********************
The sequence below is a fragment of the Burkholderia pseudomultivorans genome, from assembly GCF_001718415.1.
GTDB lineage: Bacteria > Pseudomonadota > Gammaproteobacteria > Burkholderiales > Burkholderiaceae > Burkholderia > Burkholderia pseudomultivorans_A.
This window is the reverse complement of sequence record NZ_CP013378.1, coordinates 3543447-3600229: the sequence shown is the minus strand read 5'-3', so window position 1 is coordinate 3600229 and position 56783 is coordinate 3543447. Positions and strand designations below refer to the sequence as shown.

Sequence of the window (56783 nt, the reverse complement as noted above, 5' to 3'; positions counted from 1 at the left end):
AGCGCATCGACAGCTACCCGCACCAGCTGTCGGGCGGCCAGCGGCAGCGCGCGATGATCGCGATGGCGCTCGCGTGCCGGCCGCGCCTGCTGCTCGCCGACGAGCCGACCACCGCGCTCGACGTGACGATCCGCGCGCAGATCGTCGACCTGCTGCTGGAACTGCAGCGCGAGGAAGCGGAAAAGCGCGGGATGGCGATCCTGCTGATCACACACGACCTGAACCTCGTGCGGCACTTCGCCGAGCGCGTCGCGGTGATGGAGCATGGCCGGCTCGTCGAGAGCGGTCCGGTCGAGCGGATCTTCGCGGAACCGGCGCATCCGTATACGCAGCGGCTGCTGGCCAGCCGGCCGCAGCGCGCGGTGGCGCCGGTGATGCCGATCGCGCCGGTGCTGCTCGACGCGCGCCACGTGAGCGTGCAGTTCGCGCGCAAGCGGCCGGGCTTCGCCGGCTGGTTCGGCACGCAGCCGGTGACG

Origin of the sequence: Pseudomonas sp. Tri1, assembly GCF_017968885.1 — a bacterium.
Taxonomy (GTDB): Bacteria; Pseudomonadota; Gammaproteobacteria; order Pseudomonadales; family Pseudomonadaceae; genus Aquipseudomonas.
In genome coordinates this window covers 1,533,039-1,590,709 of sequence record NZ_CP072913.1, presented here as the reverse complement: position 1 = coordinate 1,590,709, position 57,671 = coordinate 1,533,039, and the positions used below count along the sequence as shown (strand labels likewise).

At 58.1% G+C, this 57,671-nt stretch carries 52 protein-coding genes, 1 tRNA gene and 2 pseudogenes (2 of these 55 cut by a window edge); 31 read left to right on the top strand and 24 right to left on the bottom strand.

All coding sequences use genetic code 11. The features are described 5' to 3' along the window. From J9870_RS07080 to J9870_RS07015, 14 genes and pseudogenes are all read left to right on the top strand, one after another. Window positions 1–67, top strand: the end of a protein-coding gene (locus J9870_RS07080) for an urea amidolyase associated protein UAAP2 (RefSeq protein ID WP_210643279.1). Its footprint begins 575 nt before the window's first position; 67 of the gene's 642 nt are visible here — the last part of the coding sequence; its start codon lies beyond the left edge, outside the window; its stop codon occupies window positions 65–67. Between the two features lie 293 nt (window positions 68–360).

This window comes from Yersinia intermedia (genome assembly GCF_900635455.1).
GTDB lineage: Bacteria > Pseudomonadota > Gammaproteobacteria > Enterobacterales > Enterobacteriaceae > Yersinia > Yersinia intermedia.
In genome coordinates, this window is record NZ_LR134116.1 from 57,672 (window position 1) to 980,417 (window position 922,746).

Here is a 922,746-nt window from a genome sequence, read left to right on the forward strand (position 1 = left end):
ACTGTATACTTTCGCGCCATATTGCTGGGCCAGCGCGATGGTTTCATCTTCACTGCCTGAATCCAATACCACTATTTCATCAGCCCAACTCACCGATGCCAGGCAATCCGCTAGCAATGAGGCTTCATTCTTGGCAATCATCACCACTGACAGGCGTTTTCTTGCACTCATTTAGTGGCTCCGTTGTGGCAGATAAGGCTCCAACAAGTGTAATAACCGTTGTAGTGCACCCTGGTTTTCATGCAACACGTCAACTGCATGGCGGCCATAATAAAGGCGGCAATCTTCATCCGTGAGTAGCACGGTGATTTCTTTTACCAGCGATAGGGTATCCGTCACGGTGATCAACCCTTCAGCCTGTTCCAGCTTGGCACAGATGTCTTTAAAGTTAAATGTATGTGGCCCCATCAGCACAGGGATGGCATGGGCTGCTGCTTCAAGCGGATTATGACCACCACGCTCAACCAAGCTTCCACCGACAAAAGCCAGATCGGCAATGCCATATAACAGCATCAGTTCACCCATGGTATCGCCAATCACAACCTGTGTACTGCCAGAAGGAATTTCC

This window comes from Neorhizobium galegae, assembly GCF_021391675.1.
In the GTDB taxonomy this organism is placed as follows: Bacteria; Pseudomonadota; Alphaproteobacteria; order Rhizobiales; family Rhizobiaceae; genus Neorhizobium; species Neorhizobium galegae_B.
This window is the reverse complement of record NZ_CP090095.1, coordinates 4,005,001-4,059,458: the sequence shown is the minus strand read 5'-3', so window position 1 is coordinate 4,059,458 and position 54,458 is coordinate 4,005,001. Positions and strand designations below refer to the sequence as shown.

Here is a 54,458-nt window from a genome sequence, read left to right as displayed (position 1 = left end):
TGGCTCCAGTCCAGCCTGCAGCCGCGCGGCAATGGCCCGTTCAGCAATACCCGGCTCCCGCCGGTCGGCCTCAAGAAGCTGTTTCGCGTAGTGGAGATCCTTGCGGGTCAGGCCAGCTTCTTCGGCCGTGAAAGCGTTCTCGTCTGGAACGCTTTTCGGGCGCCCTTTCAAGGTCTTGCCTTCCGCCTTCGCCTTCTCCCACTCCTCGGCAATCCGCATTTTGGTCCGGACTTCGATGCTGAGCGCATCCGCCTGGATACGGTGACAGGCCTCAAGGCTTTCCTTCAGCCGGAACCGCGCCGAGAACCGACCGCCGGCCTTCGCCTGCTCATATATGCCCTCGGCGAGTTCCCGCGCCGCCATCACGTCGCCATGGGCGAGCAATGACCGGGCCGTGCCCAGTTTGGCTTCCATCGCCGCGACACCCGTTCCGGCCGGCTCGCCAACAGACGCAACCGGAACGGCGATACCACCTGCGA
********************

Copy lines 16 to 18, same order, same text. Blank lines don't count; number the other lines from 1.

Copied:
This window comes from Neorhizobium galegae, assembly GCF_021391675.1.
In the GTDB taxonomy this organism is placed as follows: Bacteria; Pseudomonadota; Alphaproteobacteria; order Rhizobiales; family Rhizobiaceae; genus Neorhizobium; species Neorhizobium galegae_B.
This window is the reverse complement of record NZ_CP090095.1, coordinates 4,005,001-4,059,458: the sequence shown is the minus strand read 5'-3', so window position 1 is coordinate 4,059,458 and position 54,458 is coordinate 4,005,001. Positions and strand designations below refer to the sequence as shown.